December 2018


The Retail Consultation Forum, chaired by the Minister for Business Enterprise and Innovation, is the main vehicle through which Government engages with the retail sector. Since 2014, the Forum has provided a  platform for structured engagement between the retail sector and relevant Government Departments on key issues of concern relating to thedevelopment and performance of the sector in Ireland. The Forum meets ona quarterly basis.

Membership includes retail associations such as Retail Ireland, Retail Excellence, CSNA, RGDATA, other bodies such as ISME, SFA and Chambers Ireland, a number of retailers, the City and County Managers Association, and a number of relevant Government Departments. The Forum regularly discusses Brexit including the ongoing negotiations, research outputs, and information on supports and guidance available to retailers, to be shared with Forum members for dissemination to their own
members and networks. More recently, the Forum has focused on import related issues, including Revenue & Customs, arrangements at ports, andimportation of food products.

On 13 December 2018 the Minister convened a roundtable with key retail grocery and distribution players to discuss Brexit preparedness as part of her ongoing engagement with the sector. The central focus of engagement with the sector to date has been around business concerns and preparedness regarding potential supply-chain disruption and related issues, particularly given the now well established‘just-in-time’ model of supply from the UK.

The retail and wholesale sector is already availing of Brexit supportsavailable, including the Brexit Loan Scheme and will be eligible for the forthcoming Brexit Future Growth Scheme announced in Budget 2019. To build awareness of the supports available and where to access Government information, the Department of Business, Enterprise and Innovation published a retail sector specific version of the Building Stronger Business leaflet, which sets out in summary form the range of Brexit supports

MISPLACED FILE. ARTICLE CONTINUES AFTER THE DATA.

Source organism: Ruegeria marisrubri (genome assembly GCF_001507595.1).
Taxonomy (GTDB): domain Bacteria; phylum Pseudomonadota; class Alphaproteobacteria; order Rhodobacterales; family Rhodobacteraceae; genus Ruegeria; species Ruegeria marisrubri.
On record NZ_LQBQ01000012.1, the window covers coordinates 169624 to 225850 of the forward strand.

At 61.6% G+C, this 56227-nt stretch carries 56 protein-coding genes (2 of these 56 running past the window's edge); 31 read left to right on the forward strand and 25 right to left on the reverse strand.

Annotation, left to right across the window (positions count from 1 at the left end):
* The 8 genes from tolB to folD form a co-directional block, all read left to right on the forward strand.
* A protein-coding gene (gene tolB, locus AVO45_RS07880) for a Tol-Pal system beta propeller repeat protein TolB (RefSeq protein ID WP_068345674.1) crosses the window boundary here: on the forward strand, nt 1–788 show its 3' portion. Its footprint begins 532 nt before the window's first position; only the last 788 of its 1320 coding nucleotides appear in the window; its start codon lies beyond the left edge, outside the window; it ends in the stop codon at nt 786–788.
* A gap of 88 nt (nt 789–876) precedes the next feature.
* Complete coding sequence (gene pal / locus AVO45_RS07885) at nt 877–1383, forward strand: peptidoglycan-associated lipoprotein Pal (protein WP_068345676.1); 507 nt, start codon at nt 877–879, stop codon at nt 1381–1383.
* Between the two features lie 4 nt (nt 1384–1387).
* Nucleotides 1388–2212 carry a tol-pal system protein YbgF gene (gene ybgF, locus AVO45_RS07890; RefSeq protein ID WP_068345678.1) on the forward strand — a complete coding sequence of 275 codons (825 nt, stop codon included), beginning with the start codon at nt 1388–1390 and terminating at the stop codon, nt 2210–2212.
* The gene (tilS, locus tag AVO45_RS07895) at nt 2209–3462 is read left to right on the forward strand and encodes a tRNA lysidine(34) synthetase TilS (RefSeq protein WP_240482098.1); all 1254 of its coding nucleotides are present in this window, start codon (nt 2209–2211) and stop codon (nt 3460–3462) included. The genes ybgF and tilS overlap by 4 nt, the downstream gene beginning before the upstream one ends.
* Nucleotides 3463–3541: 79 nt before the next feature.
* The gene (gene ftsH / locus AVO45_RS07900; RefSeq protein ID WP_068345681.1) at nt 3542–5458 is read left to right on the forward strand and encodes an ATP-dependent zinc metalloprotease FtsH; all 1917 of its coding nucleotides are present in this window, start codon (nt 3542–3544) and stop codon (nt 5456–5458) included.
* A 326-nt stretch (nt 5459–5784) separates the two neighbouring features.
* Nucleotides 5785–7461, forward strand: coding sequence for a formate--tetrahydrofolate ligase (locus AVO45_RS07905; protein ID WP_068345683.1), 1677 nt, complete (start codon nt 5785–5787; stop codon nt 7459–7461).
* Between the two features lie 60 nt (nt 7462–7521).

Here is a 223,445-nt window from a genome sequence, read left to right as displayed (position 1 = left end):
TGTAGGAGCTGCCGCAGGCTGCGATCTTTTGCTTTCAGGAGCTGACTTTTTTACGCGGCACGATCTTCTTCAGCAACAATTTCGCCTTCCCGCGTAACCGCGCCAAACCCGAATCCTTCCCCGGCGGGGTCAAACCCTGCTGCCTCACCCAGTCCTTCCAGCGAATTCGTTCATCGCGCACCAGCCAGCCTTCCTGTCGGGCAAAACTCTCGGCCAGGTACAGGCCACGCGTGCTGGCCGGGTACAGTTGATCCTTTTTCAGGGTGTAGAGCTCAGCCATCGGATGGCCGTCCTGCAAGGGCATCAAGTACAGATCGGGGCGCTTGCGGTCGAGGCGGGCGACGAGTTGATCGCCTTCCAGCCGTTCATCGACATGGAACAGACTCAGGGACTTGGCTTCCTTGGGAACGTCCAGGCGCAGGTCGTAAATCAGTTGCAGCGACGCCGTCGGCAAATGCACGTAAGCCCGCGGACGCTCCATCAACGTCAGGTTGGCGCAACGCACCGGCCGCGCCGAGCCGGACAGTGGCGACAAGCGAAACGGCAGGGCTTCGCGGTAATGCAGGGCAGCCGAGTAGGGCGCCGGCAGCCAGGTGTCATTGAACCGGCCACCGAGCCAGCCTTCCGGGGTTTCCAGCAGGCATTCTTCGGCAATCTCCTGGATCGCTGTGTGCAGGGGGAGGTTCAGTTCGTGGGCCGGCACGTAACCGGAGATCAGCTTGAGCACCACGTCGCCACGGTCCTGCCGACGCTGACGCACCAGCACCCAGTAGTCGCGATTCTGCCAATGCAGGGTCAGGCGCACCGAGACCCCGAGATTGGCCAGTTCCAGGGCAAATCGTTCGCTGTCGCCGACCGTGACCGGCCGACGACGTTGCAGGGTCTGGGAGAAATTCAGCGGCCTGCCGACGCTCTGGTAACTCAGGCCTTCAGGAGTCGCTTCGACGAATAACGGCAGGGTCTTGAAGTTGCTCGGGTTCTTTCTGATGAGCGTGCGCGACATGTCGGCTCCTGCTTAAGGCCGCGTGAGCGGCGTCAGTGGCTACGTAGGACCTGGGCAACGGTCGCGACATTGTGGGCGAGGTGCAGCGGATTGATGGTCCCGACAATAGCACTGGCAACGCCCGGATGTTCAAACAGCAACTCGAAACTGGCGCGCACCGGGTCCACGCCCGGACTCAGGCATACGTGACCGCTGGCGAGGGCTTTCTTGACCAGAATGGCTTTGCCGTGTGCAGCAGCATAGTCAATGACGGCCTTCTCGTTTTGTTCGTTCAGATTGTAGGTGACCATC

available to all Retail businesses. The leaflet was launched at the September meeting of the Retail Consultation Forum and has been widely distributed, and is available on the Department of Business, Enterprise and Innovation’s website.

An ongoing concern for retailers in Ireland, and raised in Forum discussions, has been the growth of online retailing/e-tailing, which has increasingly brought international competition to the local retailer doorstep. These concerns about competitiveness have heightened in the context of Brexit. In September, Minister Humphreys announced the introduction of a new pilot Online Retail Scheme in conjunction with Enterprise Ireland aimed at enhancing the strategic online capabilities of SME retailers with grants of up to €25,000, for e.g. having a fully transactional online presence and retailing online strategy. Successful applicants under the first call will be announcedin Q1 2019.

July 2019

Retail (including online retail)

The Government is concerned that there is likely to be disruption to the supply chains of Irish-based retail businesses as a result of Brexit. The Dover-Calais bottleneck as outlined in the chapter on transport is likely to be a cause of such disruption. It is important, therefore, that business continue to make their own preparations for Brexit, such as by meeting their obligations in terms of new customs and other required registrations. The latter will play an important part in minimising potential disruption and delays at points of import, particularly at Dublin Port.

To minimise the disruption of Brexit and to mitigate its impact, the Department of Business, Enterprise and Innovation (DBEI), Enterprise Ireland (EI) and Local Enterprise Offices (LEOs) have put in place an array of supports and measures. These supports include Brexit scorecards and toolkits, the Brexit working capital Loan scheme, InterTradeIreland’s Brexit planning and implementation vouchers and various government, agency and customs awareness events.